dwj-digest (Diana Wynne Jones) V1 #739

Sarah sarah-neko at dove.gen.nz
Thu Nov 6 21:37:11 EST 2003

> Is there anyone here who can speak up from an insider perspective, and
> is willing to?  I take it no?  Hmm.  I feel somewhat uncomfortable
> having this conversation as it becomes clear that we seem to be 
> leaning,
> as a group, toward the white end of the spectrum (I always list my
> ethnicity as "Jewish" and not "white", but for the purposes of this
> conversation, I think I count as white).
> - -deborah

Well, even if we ain't them, we can still talk about them... it's not 
as if anyone here has said anything patronising or offensive about 
black people. An inside perspective would be valuable, yes, but that 
doesn't devalue observations from outside.

> I'm sure I've heard recently that the preferred term for hispanic in 
> the US
> is now Latino.
> Anyway, why are Caucasians called that? Anyone know? Is it something 
> to do
> with the misty depths of Indo-European history?
> Charlie

And I thought 'Latino' or 'Latina' only referred to people whose 
background was from Latin America - which doesn't include Mexico, does 
'Caucasians' comes from the Caucasus Mountains in Russia. I can't 
remember why it is applied as it is but I remember it was addressed 
once on www.straightdope.com - go to the archives and search under 
'Caucasian,' I guess.

> Well, I haven't read either of those (loved the first title, though!), 
> but
> from what you say I guess they're not going to be very Wiccan. *Teen 
> Witch*
> came out in 1989, right? Or so the Library of Congress tells me. Five 
> years
> after *The Changeover* - which I'd nevertheless say is a book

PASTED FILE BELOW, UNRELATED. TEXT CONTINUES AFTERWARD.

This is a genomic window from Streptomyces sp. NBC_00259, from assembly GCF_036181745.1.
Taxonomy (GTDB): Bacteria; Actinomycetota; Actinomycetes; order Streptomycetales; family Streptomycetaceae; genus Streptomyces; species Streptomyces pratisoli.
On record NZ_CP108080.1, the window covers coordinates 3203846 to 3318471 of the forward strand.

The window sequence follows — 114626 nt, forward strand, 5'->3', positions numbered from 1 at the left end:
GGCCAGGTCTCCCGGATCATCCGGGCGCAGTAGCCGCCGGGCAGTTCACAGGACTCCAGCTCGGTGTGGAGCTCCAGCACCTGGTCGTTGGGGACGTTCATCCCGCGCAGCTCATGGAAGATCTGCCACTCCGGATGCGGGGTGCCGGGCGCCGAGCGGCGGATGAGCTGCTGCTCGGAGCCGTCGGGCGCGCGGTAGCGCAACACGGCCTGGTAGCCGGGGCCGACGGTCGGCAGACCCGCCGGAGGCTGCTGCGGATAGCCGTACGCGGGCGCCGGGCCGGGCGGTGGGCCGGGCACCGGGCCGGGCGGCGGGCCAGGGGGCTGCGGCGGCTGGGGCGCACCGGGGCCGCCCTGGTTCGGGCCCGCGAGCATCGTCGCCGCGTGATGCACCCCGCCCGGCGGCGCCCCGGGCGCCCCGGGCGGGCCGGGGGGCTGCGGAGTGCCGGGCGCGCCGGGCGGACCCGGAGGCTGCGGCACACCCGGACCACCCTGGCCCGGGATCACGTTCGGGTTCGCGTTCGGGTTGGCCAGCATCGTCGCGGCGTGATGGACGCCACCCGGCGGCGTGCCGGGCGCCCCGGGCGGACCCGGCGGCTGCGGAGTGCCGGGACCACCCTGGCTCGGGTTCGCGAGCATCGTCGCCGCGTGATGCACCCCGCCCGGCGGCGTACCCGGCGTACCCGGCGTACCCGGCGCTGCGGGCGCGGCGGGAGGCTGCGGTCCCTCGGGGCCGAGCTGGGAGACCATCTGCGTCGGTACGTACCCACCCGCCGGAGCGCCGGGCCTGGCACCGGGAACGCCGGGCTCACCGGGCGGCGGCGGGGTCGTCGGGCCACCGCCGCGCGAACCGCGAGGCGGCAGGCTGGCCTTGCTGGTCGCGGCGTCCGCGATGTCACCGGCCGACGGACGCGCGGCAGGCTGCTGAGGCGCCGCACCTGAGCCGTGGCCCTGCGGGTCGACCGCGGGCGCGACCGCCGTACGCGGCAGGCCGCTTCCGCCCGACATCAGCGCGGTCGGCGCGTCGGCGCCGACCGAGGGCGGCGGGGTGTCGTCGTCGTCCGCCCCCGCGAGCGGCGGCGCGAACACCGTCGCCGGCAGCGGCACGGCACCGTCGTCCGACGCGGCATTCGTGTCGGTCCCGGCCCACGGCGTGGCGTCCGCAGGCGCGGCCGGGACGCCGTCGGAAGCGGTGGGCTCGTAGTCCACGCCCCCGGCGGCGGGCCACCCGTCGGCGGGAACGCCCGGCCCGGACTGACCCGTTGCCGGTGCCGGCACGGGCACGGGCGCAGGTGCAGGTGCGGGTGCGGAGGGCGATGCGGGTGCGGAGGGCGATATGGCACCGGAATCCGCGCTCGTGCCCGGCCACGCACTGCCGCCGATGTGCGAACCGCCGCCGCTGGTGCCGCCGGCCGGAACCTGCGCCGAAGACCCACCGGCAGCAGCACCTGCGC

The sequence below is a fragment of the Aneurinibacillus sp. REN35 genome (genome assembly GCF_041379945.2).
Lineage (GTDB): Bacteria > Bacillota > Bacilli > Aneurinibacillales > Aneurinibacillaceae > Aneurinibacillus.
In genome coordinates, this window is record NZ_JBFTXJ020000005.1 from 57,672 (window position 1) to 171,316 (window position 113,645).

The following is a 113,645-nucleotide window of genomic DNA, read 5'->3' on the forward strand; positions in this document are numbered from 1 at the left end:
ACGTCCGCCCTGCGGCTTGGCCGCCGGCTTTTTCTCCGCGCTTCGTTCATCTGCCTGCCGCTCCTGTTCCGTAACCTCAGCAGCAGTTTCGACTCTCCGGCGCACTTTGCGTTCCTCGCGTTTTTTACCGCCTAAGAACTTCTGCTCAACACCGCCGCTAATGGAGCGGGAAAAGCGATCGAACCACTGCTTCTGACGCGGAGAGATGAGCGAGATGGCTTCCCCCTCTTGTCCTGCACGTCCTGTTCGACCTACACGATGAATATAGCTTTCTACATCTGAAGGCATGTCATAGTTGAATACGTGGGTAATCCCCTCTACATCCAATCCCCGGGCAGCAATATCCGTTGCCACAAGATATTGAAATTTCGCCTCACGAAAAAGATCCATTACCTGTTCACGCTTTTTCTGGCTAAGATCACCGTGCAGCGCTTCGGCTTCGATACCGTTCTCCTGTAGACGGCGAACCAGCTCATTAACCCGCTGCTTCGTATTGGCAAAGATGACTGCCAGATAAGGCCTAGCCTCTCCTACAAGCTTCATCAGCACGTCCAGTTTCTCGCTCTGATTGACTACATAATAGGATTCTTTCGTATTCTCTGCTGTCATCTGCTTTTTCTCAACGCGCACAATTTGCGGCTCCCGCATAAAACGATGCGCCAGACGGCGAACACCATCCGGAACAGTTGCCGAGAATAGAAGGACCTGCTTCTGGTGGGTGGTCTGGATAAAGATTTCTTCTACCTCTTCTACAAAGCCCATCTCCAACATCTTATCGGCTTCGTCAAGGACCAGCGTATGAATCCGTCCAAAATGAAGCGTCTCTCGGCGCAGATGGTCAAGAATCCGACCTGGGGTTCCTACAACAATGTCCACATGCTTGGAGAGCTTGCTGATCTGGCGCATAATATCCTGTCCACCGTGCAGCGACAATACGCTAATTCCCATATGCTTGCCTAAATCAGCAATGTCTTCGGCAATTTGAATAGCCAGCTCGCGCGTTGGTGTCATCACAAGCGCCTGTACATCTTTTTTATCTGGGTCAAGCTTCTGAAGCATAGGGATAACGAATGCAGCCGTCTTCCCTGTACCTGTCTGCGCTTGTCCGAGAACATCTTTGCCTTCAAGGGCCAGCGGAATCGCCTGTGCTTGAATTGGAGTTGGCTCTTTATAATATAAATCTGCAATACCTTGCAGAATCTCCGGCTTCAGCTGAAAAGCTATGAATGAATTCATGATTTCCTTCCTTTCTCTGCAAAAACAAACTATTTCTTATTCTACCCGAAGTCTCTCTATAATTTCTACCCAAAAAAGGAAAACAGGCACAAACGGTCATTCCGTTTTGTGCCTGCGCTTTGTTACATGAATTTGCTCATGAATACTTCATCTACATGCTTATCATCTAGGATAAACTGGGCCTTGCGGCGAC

> permeated with
> Wiccan ideas both general and specific - though perhaps wrongly (I'm 
> hardly
> an expert). And not a black fingernail in sight - there can't be 
> anything
> too goth about a book where the heroine wears a one-size-too-small 
> school
> dress and the hero rides a Vespa!
> Charlie

He does like to sit around in a black dressing gown petting a black 
cat... but that's an affectation *^.^*

> You can also use 'black' for African-Americans and 'brown' for the
> Latino/Latinas in certain circumstances.  For instance, brown people
> have taken over the position of largest minority in the USA.
> 'Brown' does tend to include Native Americans as well, partly because
> the Latino/Latino mix includes indigenous blood.

Don't forget the multitudes of Polynesians, who often describe 
themselves as brown. Actually, the hordes of Jango Fett-alikes in the 
Star Wars movie 'Attack of the Clones,' played by New Zealand Maori 
actor Temuera Morrison, were misread by some commentators as a metaphor 
for white America's fear of being overrun by Hispanic immigrants. 
Morrison has also played a Hispanic character in 'Speed 2,' an Indian 
helicopter pilot in 'Vertical Limit,' and a cat-man in 'The Island of 
Dr Moreau.'
In the movies, brown seems to equal ethnically interchangeable.

> It comes from those 19th century racial origin
> theories when it was believed that the Indo-European
> peoples originated in the caucasian mountains and that
> this was the origin of the "white" races. Aryan was
> also a term used for the same peoples which is now as
> un-PC as it is possible to get. Not all traditional